Moderate Islam: Western Ally or Western Myth? A Debate

Can there be a truly moderate Islam compatible with liberal-democratic notions of human rights and democracy? Is “radical Islam” a modern phenomenon or is Islam itself inherently radical? Such were the questions addressed in a recent debate between Dr. Daniel Pipes, director of the Middle East Forum, and Dr. Wafa Sultan, a Syrian-born American psychiatrist. James Taranto of the Wall Street Journal moderated.

Mr. Pipes began by emphasizing that he and Ms. Sultan are allies, fighting the same opponents, namely, the Islamists. They agree on the past and present of Islam but disagree about the future. Ms. Sultan argues it cannot change while he believes it can. The idea that Islam cannot change is an essentialist view that ignores how much Islam has changed over history, an aspect that he, as a student of Islamic history for forty years, appreciates. He stressed that many of the requirements of the Shari’a, or Muslim sacred law, are impractical to implement, resulting in what Mr. Pipes has coined as the “medieval synthesis,” whereby loopholes are devised to get around impractical tenets, such as the prohibition against usury.

In the 1800s, with the onslaught of Western influence, the medieval synthesis collapsed, replaced by secular, reformist, and fundamentalist strains. The last of these is the totalitarian mentality that Mr. Pipes describes as “Islamism,” which transformed the religion into a political movement. And while Islamism dominates today, there are even at this bleak moment signs that Islam itself can change. For example, jurists in Turkey recently ruled that women can pray next to men in mosques, a small but important step for women’s rights.

Ms. Sultan began her argument by quoting Turkish Prime Minister Recep Tayyip Erdo─čan, who says that there is no “moderate or immoderate Islam. There is Islam; that is it.” She contends that terms like “radical Islam” conceal the true nature of Islam itself-a political ideology. She adds that the aim of Islam is to subdue the entire world under Shari’a. To prove her position, she quoted from the Qur’an; she also argued that the true nature of Islam can be seen in the Sira, or biography, of Muhammad, which, she says, has come to define Islam itself. For instance, Ms. Sultan claims that Muhammad’s actions-such as marrying a 9-year-old and taking many women as concubines -means that there can be no equality for women under Shari’a.

During the question and answer session, Mr. Pipes pointed out that those who argue that Islam itself is the problem leave the West with no solutions, adding that, to truly reform Islam, Western governments must begin to empower genuine moderates. Asked what policies she would adopt toward the Muslim world, Ms. Sultan asserted that Islam can be reformed, and recommended Western pressure on the Saudi king as the surest way.

Mr. Pipes and Ms. Sultan agreed on some specifics, for instance, that Western governments must not welcome non-violent Islamism and should monitor the hate being taught in Muslim schools in the West. Overall, however, Mr. Pipes, while not denying what Islam has been or is, insists that Islam, like other religions, can and will change, whereas Ms. Sultan was more pessimistic.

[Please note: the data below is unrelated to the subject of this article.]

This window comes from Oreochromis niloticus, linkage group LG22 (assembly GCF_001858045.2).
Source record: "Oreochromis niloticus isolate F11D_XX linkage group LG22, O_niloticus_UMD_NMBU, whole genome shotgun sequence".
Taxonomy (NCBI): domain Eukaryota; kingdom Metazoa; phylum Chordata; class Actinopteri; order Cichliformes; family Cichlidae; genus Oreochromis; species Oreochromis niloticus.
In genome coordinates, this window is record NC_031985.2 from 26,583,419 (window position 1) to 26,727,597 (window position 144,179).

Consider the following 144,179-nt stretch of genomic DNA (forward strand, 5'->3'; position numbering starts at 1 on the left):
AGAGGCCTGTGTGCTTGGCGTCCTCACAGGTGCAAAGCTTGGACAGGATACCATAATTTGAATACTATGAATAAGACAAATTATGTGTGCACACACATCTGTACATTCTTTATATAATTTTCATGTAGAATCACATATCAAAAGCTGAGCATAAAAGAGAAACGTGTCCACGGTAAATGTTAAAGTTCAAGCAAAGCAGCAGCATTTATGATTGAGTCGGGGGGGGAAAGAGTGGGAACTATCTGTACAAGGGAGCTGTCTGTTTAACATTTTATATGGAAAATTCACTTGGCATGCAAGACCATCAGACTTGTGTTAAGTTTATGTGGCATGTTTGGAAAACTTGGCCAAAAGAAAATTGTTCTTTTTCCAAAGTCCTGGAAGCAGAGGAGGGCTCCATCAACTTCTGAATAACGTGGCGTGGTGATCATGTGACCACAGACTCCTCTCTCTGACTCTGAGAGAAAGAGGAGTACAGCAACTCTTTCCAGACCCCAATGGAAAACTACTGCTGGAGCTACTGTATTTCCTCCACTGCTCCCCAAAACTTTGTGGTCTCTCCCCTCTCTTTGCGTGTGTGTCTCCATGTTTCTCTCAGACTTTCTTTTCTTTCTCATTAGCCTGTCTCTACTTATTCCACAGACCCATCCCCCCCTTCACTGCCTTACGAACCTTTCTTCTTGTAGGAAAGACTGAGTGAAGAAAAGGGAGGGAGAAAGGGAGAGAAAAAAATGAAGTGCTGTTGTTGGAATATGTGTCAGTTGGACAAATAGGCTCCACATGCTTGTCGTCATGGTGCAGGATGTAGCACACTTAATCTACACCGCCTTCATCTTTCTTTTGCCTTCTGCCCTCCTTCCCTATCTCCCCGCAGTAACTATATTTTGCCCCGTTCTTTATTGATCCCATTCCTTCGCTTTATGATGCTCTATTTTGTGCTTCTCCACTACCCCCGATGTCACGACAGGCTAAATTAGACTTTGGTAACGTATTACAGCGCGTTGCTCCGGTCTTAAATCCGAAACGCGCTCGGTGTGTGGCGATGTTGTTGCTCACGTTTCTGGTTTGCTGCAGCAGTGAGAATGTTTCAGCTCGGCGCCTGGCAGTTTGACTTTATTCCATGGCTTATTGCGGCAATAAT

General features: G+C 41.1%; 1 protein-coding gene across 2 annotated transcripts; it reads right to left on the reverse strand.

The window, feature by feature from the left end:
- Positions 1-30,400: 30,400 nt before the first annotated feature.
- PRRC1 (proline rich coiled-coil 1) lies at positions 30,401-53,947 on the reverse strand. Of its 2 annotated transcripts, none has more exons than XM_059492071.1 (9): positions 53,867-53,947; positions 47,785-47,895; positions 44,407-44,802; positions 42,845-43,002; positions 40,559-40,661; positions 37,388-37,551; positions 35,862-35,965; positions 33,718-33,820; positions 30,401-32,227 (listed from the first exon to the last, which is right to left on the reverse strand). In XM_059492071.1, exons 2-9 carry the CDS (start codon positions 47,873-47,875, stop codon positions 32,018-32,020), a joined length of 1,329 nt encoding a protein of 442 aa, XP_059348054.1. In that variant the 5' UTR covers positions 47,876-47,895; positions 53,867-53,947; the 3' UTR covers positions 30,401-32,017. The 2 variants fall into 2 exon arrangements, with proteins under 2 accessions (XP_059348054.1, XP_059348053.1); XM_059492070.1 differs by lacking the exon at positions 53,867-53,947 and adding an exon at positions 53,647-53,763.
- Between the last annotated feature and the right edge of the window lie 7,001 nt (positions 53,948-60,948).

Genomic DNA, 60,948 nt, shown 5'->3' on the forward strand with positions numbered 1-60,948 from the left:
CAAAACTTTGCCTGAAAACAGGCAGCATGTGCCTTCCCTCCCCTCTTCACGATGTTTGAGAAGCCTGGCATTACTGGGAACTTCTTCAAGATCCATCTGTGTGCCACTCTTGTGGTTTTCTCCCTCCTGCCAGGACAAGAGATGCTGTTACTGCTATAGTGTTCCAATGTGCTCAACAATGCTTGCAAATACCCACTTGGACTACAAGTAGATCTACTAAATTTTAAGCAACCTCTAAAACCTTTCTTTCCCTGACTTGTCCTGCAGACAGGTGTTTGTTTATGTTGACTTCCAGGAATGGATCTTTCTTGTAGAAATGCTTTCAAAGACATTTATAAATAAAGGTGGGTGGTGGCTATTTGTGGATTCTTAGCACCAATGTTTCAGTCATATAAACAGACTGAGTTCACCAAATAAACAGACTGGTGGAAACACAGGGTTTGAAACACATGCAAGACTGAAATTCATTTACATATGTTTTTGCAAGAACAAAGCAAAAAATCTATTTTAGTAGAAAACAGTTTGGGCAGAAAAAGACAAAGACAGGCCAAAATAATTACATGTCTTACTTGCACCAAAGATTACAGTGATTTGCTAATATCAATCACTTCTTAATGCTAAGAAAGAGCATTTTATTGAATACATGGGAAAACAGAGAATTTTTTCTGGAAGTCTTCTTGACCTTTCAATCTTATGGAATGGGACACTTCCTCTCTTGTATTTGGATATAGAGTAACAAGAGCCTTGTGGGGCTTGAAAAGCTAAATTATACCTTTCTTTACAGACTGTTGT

Summary written by Aymenn Jawad Al-Tamimi.

Daniel Pipes


Daniel Pipes is director of the Middle East Forum and the author of several books, including Militant Islam Reaches America and In the Path of God: Islam and Political Power (Transaction Publishers), from which this column derives.

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  • Would we say there is a “radical Catholicism” and a “moderate Catholicism?” I think Catholics of any stripe would object to such categories. There is only the Catholic faith, and while there may be many interpretations of the Church’s teaching, there is only one teaching.

    Without having the luxury of knowing what I’m talking about, I would argue that the same must be true of Islam. There is what the Quran teaches, and that is Islam. Then there are different interpretations, some more or less radical, about what it means. But to get to the truth about any religion, whether it’s the Catholic faith, Islam, Buddhism, or what have you, you have to look at what it teaches.

    I’m not an expert on what Islam teaches because I haven’t read the Quran, studied Islamic scholars, or listened to any authoritative Imams. But to discover whether Islam is inherently radical I would say you’d have to look to the Quran, since that seems to be the canon of their faith.

  • mattheww


    I’m no expert, either, but I think there is a mistake in your reasoning based on my understanding of the Quran/Islam. Unlike Catholicism, there is no magisterium. There is no apostolic succession. There is no authority to appeal to in regards to interpretation and application of the Quran. As such, I think you have the equivalent of Protestantism. Each Protestant sect determines their own doctrine. Each Imam could do likewise based on their interpretation of the Quran.

    This is my rudimentary understanding, but I think this is why your analogy is flawed. There’s also the whole concept of abrogation where portions of the Quran have been changed or particular Siras are not supposed to be applied. However, there is no universal interpretation of these things, thus different strains of Islam.

    There is a Coptic priest who has an evangelization mission to the Islamic world named Father Zakaria. His site may be a good resource on this topic as my understanding may be flawed.

    Christ’s peace on this Solemnity of The Blessed Virgiry!